Unlocking the Door: Is Burnley win a blueprint for Xhaka-less Arsenal?

Despite Granit Xhaka having immense experience with house keys, it appears he has yet to teach his colleagues the way to unpick locks, as Arsenal constantly struggled to break down a disciplined Burnley side at Turf Moor.

It has often been said of Mikel Arteta’s Arsenal sides that a severe lack of fluidity in attacking patterns has held the side back. Players are tasked with following rigid structures when moving up the pitch, which in turn has hampered the creatives from, well, creating. However, this can’t be said when reacting to the side’s performance against Sean Dyche’s men. It was an afternoon filled with frustration for fans as the side dominated throughout and constantly found themselves in positions where goals looked likely. Although, the influx of goals never arrived, and the team had to defend valiantly to close out the 1-0 away win.

There were several examples of this happening throughout the game, particularly in the second half when the game became more stretched as Burnley sought to find an equaliser. In the 61st minute Arsenal were on the break as Nico Pepe latched onto a loose ball and drove at the Burnley defence with the opportunity of a 3v3 arising alongside Pierre Emerick-Aubameyang and Bukayo Saka.

Saka’s run to the right of the Ivorian created the space for Aubameyang to find himself with a clear run on goal. Pepe had the ball on his stronger left foot and even an average pass would’ve put the Arsenal captain one on one with Nick Pope. The pass however was severely under-hit and allowed the recovering Burnley defender to make the interception. The picture below demonstrates the lack of quality in the pass as Aubameyang can be seen having to check his run and wait for the ball to arrive at his feet, rather than running onto the ball extending the gap between himself and the Burnley man.

Less than five minutes later, Aubameyang decided to return the favour to his teammate and gave him an even worse ball when Arsenal once again found themselves in an advanced position.

The ball once again looks straightforward – certainly a pass that an attacker on his favoured foot should be able to play with consummate ease. A good pass here would have seen Pepe allowed to get around the ball and finish with his left foot, his trademark strike. However, unlike the pass from Pepe to Aubameyang, this pass was overhit. As seen from the picture below, Aubameyang left Pepe chasing the ball until he eventually caught up with it at an extremely tight angle. The Ivorian had to hustle and did extremely well to win Arsenal a corner from this position. This was another wasted opportunity that in tight games need to be taken to relieve the tension from the side and allow for a calmer finish to the match.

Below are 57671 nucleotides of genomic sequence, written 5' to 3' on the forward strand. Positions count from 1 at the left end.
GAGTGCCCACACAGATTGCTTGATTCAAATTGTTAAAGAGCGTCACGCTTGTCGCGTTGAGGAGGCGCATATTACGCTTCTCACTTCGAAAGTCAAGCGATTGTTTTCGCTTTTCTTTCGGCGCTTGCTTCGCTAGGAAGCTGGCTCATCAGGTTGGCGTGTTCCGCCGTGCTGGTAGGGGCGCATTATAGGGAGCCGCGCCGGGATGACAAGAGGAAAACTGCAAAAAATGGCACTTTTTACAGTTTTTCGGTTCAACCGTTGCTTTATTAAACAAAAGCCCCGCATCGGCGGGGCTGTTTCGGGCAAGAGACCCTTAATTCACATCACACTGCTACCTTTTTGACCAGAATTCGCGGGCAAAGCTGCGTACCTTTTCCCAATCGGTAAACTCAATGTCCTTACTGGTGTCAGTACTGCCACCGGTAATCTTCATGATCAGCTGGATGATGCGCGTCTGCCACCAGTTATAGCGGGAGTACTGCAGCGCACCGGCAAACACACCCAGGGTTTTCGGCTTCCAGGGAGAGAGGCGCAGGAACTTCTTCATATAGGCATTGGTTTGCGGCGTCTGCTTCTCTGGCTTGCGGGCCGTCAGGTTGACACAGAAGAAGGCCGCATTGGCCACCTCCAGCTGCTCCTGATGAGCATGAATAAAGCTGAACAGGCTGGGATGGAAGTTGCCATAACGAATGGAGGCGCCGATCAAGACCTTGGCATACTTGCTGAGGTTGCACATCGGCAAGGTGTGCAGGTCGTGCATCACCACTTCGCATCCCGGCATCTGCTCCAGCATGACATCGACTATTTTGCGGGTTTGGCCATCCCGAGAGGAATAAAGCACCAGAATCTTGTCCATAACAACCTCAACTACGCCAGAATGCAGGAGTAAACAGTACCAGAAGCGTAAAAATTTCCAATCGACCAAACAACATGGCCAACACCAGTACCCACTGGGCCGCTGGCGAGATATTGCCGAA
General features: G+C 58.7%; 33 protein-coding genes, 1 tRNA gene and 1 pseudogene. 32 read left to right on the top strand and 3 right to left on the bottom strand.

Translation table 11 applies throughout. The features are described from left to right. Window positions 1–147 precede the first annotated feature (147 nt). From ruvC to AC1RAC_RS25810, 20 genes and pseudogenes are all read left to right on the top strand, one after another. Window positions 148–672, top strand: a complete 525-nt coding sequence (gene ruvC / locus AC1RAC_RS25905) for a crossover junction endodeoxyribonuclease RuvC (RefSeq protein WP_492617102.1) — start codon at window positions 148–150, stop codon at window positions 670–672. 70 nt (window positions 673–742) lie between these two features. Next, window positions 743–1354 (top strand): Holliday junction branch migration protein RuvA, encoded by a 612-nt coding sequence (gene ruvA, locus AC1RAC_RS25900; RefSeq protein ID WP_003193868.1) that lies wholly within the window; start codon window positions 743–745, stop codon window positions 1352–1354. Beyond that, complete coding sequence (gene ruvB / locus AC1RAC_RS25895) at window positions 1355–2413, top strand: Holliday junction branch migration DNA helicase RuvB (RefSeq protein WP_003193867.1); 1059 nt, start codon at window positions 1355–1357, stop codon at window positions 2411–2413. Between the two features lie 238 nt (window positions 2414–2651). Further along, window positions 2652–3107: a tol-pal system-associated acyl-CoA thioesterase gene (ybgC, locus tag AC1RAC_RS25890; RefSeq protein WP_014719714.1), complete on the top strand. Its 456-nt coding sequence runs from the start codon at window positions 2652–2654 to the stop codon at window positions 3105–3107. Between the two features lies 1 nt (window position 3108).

These two weren’t the only players in the side who couldn’t find their bearings throughout the game at Turf Moor as a poor final pass plagued the entire XI. Emile Smith-Rowe had one of his more disappointing games in an Arsenal shirt against Burnley and this can be seen from his failure to convert this position into a good chance for the Gunners.

Above, we can see that the men in yellow have once again found themselves in a threatening position with a four on three attack. Emile Smith-Rowe driving with the ball has attracted the attention of Burnley’s Charlie Taylor which has in turn allowed Pepe to become free to the Arsenal man’s right. Although, following the theme of the game, Smith-Rowe’s pass was poor, again something unexpected from a player of his class with the ball.  The pass was played behind Pepe and he had to check his run to keep possession of the ball. Although Pepe wasn’t played in goal he continued to make the most of the attack and found Saka with a lovely pass through Burnley defenders, as seen below, but Saka’s touch uncharacteristically let him down and the ball rolled through to Nick Pope in the Burnley goal.

In conclusion, this performance was uncharacteristic of Mikel Arteta’s Arsenal side on all fronts. The players let the side down with their touch and pass in the final third and the scoreline, therefore, stayed at 1-0 with Martin Ødegaard’s goal the decider. Despite it only being a 1-0 win this game can be seen as another turning point with Arteta at the helm. It appears that the Spaniard has settled on a 433 formation, allowing for more creative players on the pitch, and allowing these creatives more freedom whilst they are on it. Hopefully throughout the rest of the season the side can make the most of the positions they end up in. We will put this down to the players not knowing what to do after finding themselves in unfamiliar positions with unfamiliar freedom.

With Granit Xhaka now out until the new year, Arteta could turn to this performance as a blueprint to help unlock the door of opposition defences moving forward.

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